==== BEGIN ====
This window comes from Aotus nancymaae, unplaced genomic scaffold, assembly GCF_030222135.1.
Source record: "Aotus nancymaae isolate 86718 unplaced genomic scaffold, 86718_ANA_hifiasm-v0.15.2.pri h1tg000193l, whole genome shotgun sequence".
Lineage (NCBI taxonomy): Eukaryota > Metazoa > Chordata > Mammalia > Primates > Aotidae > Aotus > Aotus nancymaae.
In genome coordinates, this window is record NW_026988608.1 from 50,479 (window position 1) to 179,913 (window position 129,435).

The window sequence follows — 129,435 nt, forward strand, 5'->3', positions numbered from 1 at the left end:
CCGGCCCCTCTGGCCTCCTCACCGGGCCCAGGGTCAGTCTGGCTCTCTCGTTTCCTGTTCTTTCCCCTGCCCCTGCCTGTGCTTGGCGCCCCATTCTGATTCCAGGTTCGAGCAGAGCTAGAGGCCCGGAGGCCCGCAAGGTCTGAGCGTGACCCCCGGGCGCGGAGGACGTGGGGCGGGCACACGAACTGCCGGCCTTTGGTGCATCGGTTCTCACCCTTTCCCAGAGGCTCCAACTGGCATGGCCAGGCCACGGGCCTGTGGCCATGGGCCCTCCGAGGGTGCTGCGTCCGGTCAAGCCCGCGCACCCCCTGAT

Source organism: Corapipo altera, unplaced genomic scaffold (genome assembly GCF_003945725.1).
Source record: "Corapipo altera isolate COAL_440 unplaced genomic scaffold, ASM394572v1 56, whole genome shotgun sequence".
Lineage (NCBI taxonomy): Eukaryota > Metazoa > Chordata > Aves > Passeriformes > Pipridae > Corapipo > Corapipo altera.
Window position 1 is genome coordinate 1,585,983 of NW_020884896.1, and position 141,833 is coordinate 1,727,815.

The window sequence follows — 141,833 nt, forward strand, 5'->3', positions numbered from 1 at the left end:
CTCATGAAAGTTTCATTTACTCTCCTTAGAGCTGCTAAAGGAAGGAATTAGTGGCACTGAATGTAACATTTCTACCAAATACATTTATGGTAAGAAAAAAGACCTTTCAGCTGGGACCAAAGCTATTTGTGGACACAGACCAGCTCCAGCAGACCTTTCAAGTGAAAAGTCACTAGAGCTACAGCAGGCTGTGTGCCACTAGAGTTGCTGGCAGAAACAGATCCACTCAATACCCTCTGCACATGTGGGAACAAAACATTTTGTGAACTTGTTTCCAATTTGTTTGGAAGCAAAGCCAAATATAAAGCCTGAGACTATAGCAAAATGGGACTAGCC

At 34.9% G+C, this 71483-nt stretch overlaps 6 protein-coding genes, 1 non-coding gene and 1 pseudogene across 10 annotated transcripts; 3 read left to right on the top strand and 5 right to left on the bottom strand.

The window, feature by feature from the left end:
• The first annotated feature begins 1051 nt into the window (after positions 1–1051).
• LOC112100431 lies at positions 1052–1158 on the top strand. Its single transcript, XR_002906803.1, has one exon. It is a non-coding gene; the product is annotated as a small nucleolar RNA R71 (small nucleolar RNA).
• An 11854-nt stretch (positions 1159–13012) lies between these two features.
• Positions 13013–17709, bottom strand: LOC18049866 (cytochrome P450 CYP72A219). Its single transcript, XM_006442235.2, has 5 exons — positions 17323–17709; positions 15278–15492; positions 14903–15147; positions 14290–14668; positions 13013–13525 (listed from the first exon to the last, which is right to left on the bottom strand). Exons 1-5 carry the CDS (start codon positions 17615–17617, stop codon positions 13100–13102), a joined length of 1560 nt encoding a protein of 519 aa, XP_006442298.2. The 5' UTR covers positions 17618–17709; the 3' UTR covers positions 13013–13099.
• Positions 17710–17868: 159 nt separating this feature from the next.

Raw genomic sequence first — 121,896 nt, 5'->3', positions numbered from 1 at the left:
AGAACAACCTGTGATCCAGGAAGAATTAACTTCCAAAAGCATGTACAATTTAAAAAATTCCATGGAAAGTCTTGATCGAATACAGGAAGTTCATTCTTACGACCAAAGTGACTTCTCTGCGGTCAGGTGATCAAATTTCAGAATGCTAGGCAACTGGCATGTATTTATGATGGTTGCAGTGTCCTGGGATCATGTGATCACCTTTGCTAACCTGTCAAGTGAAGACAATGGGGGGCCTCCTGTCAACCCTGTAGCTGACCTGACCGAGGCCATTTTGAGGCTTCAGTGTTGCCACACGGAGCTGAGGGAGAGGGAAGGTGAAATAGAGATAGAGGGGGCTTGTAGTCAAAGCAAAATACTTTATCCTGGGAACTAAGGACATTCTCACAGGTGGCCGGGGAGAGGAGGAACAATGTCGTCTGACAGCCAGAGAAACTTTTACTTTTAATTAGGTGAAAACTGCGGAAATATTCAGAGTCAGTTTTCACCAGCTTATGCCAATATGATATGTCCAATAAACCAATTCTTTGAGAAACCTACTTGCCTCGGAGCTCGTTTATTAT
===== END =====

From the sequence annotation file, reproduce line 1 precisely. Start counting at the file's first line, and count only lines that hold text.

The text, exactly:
This window comes from Aotus nancymaae, unplaced genomic scaffold, assembly GCF_030222135.1.